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Team Building Activities for Middle School

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You want your class to gel, but how?  Enter these awesome team building activities for middle school!  Whether you’re in person or online, we have activities that are sure to bond your middle schoolers.

Team Building Activities for Middle School

Middle School Team Building Activities

Middle schoolers are in that in-between stage.  They have the enthusiasm of younger students, but it is hidden behind layers of self-consciousness.  More than any other age, they need help showing their true selves and building relationships.

Classroom Team Building Activities

Covid has changed the classroom landscape.  These team building activities for middle school will not only pull your class together, but they will also tamp down the germ sharing. Check out these socially distanced classroom team building activities during covid (or any other time you want to keep the germ spreading to a minimum)

Team Building Activities for Middle School

M&Ms Game

Give every student a pack of fun-size M&Ms.  Have them sort the M&Ms by color.  Now pair off the students.  Have each student share facts according to the color key (the number of facts depends on the number of M&Ms of that color).  The students listen to each other and then present to the class “Three Things I Learned About My Partner.”  

Color key: 
Red: things you love
Orange: things you dislike
Yellow: important people in your life
Green: Places you want to visit
Blue:  favorite books, movies, songs, or videogames
Brown: favorite animals.  

For example, if I had three reds, one orange, two yellows, five greens, zero blues, and two browns in my M&M pack, I would have to tell my partner a total of 13 facts (e.g., 3 reds = Three things I love are coffee, yoga, and my family).

Sculpture Reveal

Give each student their own playdough tub.  Call out a category and let the sculpting begin!  Afterward, see if you can guess what each sculpture is supposed to be.  Categories could include favorite pet, favorite food, what you ate for breakfast, something that symbolizes your favorite sport or activity, or something you did over the summer.

Get-to-Know-You Sentences

With a piece of paper, ask each student to write the sentence, “Hello, my name is [student’s name]” with a lot of space between the words.  Now ask your students to write their favorite food before their name.  (Hello, my name is Rice Brandi.) Now have your students write their favorite animal after their name. (Hello, my name is Rice Brandi Dog.) Now add their favorite color before their favorite food. (Hello, my name is Blue Rice Banana Brandi Dog.)  You can share the silly sentences in stages or wait for the final reveal!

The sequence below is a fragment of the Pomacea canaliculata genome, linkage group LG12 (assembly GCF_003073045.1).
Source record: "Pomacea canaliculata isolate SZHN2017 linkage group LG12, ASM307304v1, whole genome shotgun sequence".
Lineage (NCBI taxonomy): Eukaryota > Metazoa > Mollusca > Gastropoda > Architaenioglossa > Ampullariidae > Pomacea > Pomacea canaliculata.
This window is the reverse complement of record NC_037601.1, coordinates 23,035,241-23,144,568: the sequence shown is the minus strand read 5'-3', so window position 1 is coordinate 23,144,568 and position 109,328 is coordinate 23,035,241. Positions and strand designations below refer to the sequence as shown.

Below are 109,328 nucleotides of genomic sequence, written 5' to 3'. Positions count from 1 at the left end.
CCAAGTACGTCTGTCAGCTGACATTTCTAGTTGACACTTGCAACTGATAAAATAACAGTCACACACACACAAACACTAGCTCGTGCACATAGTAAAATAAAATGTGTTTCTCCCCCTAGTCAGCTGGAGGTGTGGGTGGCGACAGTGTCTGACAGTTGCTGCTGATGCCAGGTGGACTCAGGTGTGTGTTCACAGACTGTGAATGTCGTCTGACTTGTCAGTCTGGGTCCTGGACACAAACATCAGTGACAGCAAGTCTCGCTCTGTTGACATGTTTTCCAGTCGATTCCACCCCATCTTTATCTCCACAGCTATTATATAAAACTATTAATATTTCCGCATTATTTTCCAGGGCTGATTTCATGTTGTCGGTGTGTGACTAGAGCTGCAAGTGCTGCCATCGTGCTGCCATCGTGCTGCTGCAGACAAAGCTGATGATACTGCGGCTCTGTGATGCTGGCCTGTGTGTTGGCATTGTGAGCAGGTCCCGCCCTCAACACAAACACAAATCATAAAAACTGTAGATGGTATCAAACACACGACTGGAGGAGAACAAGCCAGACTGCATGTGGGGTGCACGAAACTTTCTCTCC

Team Building Activities for Middle School

Virtual Team Building Activities 

It is really challenging to make connections in a virtual classroom, but it’s not impossible.  Try some of these engaging team building activities for middle school that work well in a virtual classroom.

Name Game

Do you want to make someone feel valued?  Call that person by name.  To play this activity, ask each student to think of an adjective that describes himself that begins with the same letter as their name.  For example, I could be “Bright Brandi” (because I love learning and I have a positive outlook).  Introduce the names one by one and see if each person can name those that came before.

Digital Escape Room

Share your screen, and let the group figure out clues and solve puzzles to advance through these digital escape rooms.  Check out my list of free digital escape rooms

Scavenger Hunt

Have your students race through the house and return with items that will spark stories and sharing.  Ideas include favorite children’s book, most random kitchen utensil, must-have product for getting ready in the morning, and go-to snack.

Color-Coded Opinion Poll

Ask your student to color four pieces of paper: one purple, one blue, one orange, and one red.  Then color code is as follows:

Purple – strongly agree
Blue – agree
Orange – disagree
Red– strongly disagree

Then make a statement like “Pepperoni is the best pizza topping.”  Each student holds up the color paper that corresponds with his opinion.  You can then ask specific students why they agree or disagree.  Statement ideas could be: Students should wear uniforms.  Dogs are the best pets.  Chick-fil-A has the best chicken nuggets.  Soda should be banned for kids under 12.  

Team Building Activities for Middle Schoolers

Team building activities are more than just fun; they foster an environment where everyone feels seen and valued.  Shy students are more likely to participate in class; dominant students are more likely to listen to their peers.  Pull out some of these fun team building activities for middle school and take your class to a whole new level.

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